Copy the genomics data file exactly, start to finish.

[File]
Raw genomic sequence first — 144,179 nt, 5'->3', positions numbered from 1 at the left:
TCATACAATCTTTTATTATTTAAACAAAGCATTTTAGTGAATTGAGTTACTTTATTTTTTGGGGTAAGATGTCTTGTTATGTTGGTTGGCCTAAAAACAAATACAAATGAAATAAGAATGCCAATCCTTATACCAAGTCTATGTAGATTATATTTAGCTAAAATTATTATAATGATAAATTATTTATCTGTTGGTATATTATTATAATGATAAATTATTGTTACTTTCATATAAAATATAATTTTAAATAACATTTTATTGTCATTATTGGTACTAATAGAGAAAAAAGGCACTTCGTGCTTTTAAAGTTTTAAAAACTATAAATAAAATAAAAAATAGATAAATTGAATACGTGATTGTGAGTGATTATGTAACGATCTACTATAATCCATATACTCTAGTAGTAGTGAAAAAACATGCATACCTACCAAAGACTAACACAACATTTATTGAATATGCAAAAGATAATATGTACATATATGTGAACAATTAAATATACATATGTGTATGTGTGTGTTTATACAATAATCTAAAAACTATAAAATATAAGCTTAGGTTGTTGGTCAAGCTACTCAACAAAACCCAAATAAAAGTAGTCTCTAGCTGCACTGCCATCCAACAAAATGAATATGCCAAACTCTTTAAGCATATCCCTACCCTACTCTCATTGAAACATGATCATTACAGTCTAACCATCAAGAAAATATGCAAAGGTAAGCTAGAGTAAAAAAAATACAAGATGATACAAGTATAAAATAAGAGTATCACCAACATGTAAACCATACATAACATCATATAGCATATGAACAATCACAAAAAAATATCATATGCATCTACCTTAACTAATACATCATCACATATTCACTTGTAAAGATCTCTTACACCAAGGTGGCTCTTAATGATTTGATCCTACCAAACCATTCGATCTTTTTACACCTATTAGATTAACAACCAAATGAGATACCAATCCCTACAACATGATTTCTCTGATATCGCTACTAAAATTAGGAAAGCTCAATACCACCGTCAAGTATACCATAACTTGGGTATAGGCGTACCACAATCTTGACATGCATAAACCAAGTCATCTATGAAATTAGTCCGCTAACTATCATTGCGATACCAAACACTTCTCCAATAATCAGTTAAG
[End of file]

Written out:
Raw genomic sequence first — 144,179 nt, 5'->3', positions numbered from 1 at the left:
TCATACAATCTTTTATTATTTAAACAAAGCATTTTAGTGAATTGAGTTACTTTATTTTTTGGGGTAAGATGTCTTGTTATGTTGGTTGGCCTAAAAACAAATACAAATGAAATAAGAATGCCAATCCTTATACCAAGTCTATGTAGATTATATTTAGCTAAAATTATTATAATGATAAATTATTTATCTGTTGGTATATTATTATAATGATAAATTATTGTTACTTTCATATAAAATATAATTTTAAATAACATTTTATTGTCATTATTGGTACTAATAGAGAAAAAAGGCACTTCGTGCTTTTAAAGTTTTAAAAACTATAAATAAAATAAAAAATAGATAAATTGAATACGTGATTGTGAGTGATTATGTAACGATCTACTATAATCCATATACTCTAGTAGTAGTGAAAAAACATGCATACCTACCAAAGACTAACACAACATTTATTGAATATGCAAAAGATAATATGTACATATATGTGAACAATTAAATATACATATGTGTATGTGTGTGTTTATACAATAATCTAAAAACTATAAAATATAAGCTTAGGTTGTTGGTCAAGCTACTCAACAAAACCCAAATAAAAGTAGTCTCTAGCTGCACTGCCATCCAACAAAATGAATATGCCAAACTCTTTAAGCATATCCCTACCCTACTCTCATTGAAACATGATCATTACAGTCTAACCATCAAGAAAATATGCAAAGGTAAGCTAGAGTAAAAAAAATACAAGATGATACAAGTATAAAATAAGAGTATCACCAACATGTAAACCATACATAACATCATATAGCATATGAACAATCACAAAAAAATATCATATGCATCTACCTTAACTAATACATCATCACATATTCACTTGTAAAGATCTCTTACACCAAGGTGGCTCTTAATGATTTGATCCTACCAAACCATTCGATCTTTTTACACCTATTAGATTAACAACCAAATGAGATACCAATCCCTACAACATGATTTCTCTGATATCGCTACTAAAATTAGGAAAGCTCAATACCACCGTCAAGTATACCATAACTTGGGTATAGGCGTACCACAATCTTGACATGCATAAACCAAGTCATCTATGAAATTAGTCCGCTAACTATCATTGCGATACCAAACACTTCTCCAATAATCAGTTAAG